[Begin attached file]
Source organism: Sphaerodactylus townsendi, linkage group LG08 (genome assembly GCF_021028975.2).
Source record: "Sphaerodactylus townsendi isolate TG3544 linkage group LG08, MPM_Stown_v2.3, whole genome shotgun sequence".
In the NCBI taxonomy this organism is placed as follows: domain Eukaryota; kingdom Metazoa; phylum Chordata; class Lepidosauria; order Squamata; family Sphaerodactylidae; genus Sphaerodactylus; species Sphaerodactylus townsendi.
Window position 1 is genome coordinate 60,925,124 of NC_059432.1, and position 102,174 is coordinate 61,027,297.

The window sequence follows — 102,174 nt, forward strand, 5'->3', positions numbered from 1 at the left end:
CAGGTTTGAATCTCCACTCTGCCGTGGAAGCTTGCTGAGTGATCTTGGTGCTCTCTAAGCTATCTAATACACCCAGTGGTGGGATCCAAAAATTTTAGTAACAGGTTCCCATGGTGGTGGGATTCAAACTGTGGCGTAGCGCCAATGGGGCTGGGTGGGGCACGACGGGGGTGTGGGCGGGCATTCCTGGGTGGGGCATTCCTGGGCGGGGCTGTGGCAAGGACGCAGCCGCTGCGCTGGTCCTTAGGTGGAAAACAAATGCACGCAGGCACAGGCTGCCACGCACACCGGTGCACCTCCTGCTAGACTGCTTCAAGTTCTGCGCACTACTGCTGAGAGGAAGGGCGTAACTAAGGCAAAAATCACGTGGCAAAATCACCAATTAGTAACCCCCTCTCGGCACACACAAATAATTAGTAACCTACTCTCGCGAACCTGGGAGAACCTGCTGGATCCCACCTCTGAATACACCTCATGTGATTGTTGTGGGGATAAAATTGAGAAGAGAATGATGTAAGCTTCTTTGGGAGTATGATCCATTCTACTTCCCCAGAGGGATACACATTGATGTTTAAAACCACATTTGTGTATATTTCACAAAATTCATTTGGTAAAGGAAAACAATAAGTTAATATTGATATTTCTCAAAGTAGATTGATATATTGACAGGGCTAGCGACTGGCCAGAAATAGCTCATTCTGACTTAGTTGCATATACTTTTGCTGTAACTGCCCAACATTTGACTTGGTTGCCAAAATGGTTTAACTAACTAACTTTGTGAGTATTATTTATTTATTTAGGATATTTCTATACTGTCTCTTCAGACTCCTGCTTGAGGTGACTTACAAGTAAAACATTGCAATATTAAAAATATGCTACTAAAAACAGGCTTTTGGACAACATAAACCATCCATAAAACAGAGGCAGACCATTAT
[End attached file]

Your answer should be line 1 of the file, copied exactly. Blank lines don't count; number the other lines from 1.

Source organism: Sphaerodactylus townsendi, linkage group LG08 (genome assembly GCF_021028975.2).